And who says we don’t need our probiotics?  Microbiomes are bacterias that we have in our gut … or intestines.  These bacterias have recently gained tremendous interest in the scientific community due to their effect on our overall health.

A recent study published in the “Journal of Gut BMJ” identified the gut microbiome Akkermansia Muciniphila to provide better metabolic status.  This study looked at 49 obese or overweight patients (41 were women) who underwent a six-week, low-calroie diet with extra protein and fiber.

At the start of the diet, people with a lot of Akkermansia Muciniphila in their gut had lower blood sugar levels, waist-to-hip measurements, and skin fat diameter.  After six weeks of calorie restriction, those who started with the most Akkermansia Muciniphila had the greatest improvement in their blood sugar levels, insulin sensitivity markers, and body fat distribution – compared with those with the lower levels of the gut bacteria.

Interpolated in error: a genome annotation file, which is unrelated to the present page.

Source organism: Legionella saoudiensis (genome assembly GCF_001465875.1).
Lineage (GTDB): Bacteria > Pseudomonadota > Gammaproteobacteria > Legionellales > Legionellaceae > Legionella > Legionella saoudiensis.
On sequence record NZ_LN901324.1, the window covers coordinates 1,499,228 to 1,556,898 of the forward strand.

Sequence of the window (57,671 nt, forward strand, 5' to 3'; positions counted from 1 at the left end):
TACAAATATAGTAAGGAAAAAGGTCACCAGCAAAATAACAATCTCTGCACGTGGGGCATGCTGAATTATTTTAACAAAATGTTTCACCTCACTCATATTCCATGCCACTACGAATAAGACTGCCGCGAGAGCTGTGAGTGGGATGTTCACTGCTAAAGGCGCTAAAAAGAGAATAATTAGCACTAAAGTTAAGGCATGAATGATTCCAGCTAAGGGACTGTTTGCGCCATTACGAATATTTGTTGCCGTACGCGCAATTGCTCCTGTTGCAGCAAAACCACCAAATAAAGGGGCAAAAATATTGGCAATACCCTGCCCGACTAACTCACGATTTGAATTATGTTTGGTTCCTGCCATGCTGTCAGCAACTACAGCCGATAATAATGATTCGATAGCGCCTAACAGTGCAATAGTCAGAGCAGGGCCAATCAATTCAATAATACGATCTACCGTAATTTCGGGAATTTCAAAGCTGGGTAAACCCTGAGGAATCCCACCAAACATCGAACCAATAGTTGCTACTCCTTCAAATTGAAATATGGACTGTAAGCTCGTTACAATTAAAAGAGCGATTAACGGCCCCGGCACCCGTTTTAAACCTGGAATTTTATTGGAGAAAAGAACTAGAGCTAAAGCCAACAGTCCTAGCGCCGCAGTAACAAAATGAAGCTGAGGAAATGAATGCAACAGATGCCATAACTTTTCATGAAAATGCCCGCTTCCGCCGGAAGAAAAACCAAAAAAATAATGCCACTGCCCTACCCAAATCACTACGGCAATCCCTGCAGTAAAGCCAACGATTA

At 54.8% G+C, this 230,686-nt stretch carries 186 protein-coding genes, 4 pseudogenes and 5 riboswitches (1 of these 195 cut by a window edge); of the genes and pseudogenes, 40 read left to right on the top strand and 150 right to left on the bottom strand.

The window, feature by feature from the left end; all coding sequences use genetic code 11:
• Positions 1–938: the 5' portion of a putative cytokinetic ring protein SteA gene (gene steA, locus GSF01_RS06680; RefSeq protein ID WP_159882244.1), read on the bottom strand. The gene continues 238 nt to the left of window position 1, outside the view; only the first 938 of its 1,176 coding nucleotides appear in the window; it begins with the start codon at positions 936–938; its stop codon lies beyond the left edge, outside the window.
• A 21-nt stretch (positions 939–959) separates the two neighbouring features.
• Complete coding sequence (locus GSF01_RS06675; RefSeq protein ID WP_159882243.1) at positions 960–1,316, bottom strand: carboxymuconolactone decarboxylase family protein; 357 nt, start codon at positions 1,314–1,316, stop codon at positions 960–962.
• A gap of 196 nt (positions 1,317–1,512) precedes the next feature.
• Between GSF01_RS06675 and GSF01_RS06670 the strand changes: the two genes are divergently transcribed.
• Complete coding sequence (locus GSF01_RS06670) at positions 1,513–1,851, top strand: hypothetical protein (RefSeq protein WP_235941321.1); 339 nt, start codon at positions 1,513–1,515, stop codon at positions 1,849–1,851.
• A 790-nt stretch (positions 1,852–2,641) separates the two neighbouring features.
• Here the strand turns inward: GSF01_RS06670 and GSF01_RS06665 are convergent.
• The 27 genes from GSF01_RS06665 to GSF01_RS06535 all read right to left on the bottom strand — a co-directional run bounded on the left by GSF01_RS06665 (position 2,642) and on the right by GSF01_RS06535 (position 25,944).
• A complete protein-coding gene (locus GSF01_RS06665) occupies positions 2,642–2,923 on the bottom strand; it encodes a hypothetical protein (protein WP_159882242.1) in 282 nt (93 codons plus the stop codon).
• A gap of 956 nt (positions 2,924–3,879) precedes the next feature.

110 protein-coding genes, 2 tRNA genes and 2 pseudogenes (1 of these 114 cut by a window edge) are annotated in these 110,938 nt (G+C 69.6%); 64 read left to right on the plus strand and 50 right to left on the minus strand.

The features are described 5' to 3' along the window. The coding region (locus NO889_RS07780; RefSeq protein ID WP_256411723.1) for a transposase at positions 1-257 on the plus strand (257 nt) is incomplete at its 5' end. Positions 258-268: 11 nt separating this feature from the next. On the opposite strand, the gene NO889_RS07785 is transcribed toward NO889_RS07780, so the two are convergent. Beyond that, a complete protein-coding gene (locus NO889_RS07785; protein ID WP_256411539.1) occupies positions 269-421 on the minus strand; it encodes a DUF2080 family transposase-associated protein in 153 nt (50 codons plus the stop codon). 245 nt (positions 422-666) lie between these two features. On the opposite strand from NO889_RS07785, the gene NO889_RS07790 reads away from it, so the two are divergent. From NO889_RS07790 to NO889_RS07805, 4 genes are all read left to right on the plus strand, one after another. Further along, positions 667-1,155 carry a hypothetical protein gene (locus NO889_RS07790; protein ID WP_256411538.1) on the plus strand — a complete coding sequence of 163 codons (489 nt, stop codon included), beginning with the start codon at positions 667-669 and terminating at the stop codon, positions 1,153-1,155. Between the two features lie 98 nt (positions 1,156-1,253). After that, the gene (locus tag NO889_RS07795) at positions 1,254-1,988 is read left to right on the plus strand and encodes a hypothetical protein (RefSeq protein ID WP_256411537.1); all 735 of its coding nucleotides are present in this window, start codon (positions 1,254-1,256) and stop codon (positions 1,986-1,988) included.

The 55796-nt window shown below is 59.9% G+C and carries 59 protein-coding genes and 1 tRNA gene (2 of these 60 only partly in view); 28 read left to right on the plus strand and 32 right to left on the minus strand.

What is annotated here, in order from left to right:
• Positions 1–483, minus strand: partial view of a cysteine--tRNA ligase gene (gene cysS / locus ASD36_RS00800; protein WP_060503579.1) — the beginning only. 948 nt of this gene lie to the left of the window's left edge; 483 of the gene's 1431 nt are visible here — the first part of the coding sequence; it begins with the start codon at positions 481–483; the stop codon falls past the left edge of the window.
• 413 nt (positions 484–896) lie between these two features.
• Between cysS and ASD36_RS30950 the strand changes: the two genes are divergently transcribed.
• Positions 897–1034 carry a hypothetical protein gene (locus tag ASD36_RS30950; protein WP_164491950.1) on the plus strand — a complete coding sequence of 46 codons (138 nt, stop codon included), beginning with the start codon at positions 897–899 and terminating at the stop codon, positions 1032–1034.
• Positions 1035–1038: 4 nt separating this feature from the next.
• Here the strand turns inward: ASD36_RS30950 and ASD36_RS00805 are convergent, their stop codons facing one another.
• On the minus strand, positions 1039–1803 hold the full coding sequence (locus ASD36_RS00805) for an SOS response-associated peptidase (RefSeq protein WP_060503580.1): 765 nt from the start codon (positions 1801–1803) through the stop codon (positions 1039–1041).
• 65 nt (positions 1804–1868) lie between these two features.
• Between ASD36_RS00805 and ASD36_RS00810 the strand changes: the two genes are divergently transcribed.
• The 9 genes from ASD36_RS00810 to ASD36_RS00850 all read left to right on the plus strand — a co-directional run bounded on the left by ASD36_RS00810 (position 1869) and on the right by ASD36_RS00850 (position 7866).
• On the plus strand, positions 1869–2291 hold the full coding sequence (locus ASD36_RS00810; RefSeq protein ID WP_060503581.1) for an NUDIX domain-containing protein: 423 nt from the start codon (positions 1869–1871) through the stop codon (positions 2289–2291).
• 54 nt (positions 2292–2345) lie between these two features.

Although these were very interesting results, there are still some unanswered questions.  For example, are the measured bacteria levels in the stools the same as those levels in the gut?  Nonetheless, there is significant documented scientific evidence showing the benefits of this particular microbiome.